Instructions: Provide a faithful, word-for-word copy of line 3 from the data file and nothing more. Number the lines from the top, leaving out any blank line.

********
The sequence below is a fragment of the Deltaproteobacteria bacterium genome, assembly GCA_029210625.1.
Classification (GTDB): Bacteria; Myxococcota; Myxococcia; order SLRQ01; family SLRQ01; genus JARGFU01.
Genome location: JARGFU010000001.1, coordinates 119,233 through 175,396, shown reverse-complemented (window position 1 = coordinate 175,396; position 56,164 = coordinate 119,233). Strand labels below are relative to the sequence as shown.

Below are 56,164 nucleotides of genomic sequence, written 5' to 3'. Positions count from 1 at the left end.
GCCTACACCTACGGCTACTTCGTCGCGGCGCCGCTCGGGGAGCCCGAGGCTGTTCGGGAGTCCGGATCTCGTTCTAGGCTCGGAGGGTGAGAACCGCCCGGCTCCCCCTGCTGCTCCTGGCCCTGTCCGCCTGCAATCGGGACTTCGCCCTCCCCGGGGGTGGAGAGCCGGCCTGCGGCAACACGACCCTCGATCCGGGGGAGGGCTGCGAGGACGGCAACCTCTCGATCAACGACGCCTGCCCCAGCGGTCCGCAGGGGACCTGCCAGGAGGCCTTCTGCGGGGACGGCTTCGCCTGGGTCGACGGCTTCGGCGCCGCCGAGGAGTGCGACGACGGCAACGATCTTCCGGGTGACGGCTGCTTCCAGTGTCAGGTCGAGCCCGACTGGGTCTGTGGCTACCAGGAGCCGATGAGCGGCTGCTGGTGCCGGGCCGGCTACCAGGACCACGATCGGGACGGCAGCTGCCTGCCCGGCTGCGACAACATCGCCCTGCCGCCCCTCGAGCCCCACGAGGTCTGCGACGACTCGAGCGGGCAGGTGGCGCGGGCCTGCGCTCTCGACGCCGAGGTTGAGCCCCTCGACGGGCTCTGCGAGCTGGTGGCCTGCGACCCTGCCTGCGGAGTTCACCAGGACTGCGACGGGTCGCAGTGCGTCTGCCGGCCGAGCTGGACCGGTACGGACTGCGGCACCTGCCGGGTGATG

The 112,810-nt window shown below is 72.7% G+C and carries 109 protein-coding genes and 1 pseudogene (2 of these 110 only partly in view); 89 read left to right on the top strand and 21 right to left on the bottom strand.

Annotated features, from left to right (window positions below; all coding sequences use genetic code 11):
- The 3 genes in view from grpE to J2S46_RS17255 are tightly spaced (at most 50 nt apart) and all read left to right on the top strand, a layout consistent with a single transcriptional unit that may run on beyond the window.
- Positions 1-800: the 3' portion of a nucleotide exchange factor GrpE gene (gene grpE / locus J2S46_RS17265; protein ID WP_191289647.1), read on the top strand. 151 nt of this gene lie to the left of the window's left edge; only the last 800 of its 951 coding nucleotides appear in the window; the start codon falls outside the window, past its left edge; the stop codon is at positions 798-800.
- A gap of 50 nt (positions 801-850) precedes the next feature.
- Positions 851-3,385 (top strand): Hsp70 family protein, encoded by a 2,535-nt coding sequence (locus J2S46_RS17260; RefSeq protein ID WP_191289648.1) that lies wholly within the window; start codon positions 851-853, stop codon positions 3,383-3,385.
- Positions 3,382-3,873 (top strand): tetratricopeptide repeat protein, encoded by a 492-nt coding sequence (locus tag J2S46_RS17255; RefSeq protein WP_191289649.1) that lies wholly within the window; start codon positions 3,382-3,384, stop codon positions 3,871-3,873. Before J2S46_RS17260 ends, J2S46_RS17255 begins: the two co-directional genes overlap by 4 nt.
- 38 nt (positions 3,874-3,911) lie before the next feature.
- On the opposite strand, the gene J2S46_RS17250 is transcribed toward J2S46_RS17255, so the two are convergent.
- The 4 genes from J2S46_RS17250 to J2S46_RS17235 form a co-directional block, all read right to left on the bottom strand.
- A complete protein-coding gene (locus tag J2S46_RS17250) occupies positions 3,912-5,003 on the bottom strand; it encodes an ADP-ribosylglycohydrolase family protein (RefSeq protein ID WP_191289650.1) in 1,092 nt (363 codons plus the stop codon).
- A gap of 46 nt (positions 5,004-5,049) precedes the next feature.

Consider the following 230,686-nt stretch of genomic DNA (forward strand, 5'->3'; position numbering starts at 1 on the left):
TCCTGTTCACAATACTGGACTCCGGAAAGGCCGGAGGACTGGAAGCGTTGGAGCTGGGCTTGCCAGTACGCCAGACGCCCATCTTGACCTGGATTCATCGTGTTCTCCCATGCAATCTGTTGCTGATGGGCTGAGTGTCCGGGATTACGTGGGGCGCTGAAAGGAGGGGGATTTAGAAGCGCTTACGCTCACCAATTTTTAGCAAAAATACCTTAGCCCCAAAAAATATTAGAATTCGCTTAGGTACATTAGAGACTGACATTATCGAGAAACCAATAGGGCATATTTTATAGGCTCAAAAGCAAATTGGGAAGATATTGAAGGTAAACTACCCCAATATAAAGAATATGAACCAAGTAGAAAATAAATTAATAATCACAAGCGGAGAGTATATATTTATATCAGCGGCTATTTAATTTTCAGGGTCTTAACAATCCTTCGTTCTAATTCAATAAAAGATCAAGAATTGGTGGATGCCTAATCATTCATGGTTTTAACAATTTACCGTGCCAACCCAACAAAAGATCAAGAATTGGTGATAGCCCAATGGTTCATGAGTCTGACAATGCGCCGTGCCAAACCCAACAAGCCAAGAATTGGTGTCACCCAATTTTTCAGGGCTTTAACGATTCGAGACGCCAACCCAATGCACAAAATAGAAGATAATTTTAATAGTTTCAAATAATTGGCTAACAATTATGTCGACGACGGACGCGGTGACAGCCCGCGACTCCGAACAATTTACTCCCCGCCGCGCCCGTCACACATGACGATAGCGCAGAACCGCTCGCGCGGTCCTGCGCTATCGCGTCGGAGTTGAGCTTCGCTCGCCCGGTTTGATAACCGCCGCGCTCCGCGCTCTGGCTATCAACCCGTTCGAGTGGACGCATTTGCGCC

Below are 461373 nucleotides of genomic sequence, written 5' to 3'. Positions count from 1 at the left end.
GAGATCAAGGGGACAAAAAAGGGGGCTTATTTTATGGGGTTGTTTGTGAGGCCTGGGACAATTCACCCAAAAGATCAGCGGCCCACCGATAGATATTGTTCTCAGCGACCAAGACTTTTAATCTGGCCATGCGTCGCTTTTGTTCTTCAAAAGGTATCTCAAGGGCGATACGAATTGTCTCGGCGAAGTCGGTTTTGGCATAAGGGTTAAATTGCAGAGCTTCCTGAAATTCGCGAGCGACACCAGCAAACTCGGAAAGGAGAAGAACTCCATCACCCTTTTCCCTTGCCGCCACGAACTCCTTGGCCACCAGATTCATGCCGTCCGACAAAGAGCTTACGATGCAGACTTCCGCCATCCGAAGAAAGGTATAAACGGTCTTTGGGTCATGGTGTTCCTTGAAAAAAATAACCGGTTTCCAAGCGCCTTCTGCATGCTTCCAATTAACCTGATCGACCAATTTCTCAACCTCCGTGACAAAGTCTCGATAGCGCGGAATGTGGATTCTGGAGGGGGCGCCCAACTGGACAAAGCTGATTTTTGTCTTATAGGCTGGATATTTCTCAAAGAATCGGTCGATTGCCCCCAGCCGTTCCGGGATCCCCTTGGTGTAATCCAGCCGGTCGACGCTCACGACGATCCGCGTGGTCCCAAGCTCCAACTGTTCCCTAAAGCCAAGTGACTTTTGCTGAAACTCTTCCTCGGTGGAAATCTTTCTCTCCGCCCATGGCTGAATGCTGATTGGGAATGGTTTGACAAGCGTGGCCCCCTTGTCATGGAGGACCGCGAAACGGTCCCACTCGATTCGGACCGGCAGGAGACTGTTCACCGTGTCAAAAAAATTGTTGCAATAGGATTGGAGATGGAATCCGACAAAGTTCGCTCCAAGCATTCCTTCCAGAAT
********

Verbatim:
Genome location: JARGFU010000001.1, coordinates 119,233 through 175,396, shown reverse-complemented (window position 1 = coordinate 175,396; position 56,164 = coordinate 119,233). Strand labels below are relative to the sequence as shown.